If I could sing there are songs I’d sing all the time// and I don’t know what I’m you for so// it looks like the owl went through a small child// again a piece of paper// the shelf to salvage// a season with my graft infection// when I clutched on this particular story about the beeping noise if// I could sing I’d never shut// up unannounced to netherworld// for all of the trash in the ocean is going to be for a long// time since I did any drawing a blank// page is one of my favorite colors that// gives me a stupid question// whether or not someone made me so angry// at least five recently published peer-reviewed journals// give us the opportunity for unbridled passion// of the Christ// child again for all those who are projected to be// without changing their minds// think alike of this// the most bummer road trip playlist ever since// my flight to feel nervous// about driving the// ocean is going to be a big fiction// and fantasy world where// you can have fresh air by// the time we get to meet up with// subjects to write about late last night// I had a very specific pattern of notes that// the themes would have felt stronger if// I could sing there are songs I’d sing all the time.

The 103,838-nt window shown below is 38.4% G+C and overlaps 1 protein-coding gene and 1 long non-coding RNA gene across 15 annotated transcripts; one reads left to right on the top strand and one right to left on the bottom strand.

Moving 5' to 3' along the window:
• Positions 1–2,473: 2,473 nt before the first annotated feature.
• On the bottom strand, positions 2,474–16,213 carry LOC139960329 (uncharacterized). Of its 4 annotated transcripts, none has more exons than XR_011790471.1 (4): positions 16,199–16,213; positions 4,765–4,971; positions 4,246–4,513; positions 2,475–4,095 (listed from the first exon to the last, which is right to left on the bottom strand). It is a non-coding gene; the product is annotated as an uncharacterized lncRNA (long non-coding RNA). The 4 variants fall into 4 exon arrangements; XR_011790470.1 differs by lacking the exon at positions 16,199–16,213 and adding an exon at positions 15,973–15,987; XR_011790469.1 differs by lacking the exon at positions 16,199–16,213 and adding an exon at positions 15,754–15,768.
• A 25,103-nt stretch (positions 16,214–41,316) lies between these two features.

Kerrin Smith was born in Maryland and she lives in Baltimore. Her poems have appeared in The Avenue, Banshee, Rock & Sling, Seltzer, Skelter, Welter, and the anthology Nasty published by Babe Press. She has contributed a short essay to Cartridge Lit, and is also the author of several ten-minute plays. If she’s sitting, she’s knitting.